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Irish services growth hits fresh 5-year high, cost pressures mount -PMI

·1-min read
FILE PHOTO: COVID-19 restrictions continue to ease in Ireland

DUBLIN (Reuters) - Growth in activity in Ireland's services sector increased further in June but cost pressures continued to intensify for firms with input price inflation hitting its highest level since 2008, a survey found on Monday.

The AIB IHS Markit Purchasing Managers' Index (PMI) rose to 63.1 from 62.1 in May, the highest level in more than five years.

That is up from a 2021 low of 36.2 reported in January when the economy was back in lockdown and marked the fourth successive month the index has crossed the 50-mark separating expansion from contraction.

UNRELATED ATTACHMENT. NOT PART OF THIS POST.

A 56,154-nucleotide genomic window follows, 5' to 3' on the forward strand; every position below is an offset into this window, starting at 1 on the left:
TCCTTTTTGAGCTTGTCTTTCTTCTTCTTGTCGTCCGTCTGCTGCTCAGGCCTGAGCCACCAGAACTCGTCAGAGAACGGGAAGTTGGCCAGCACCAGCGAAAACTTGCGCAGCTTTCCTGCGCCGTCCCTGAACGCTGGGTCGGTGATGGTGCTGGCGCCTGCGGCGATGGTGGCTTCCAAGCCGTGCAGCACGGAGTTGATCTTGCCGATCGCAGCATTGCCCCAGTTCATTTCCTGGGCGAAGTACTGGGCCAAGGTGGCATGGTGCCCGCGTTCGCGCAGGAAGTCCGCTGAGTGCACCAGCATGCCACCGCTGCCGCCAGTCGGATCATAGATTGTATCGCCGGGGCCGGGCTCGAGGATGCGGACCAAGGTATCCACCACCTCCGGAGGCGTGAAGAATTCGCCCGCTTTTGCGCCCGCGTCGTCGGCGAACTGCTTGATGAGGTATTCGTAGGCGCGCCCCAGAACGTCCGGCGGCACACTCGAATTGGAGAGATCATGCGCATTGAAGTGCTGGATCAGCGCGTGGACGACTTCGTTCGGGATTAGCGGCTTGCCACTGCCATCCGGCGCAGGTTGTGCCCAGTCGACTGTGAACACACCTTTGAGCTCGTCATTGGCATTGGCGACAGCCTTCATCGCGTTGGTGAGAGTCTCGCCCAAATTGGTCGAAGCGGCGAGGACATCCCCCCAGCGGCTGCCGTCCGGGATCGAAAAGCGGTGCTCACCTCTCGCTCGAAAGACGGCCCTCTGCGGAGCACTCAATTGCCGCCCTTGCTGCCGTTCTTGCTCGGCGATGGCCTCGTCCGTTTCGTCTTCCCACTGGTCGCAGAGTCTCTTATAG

Ireland further eased one of Europe's strictest shutdowns in early June by permitting outdoor dining and drinking in bars and restaurants. It has delayed plans to allow indoor service from next week due to concerns about the COVID-19 Delta variant.

While the survey's authors said the surge in demand was driven by a release of pent-up demand as more restrictions were eased, fuel, wages, insurance, utilities, freight and Brexit-related costs were all reported to have risen during the month.

"Prices charged to customers increased at a more moderate pace, pointing to a continuing margin squeeze in the sector," AIB Chief Economist Oliver Mangan said.

(Reporting by Padraic Halpin; Editing by Toby Chopra)

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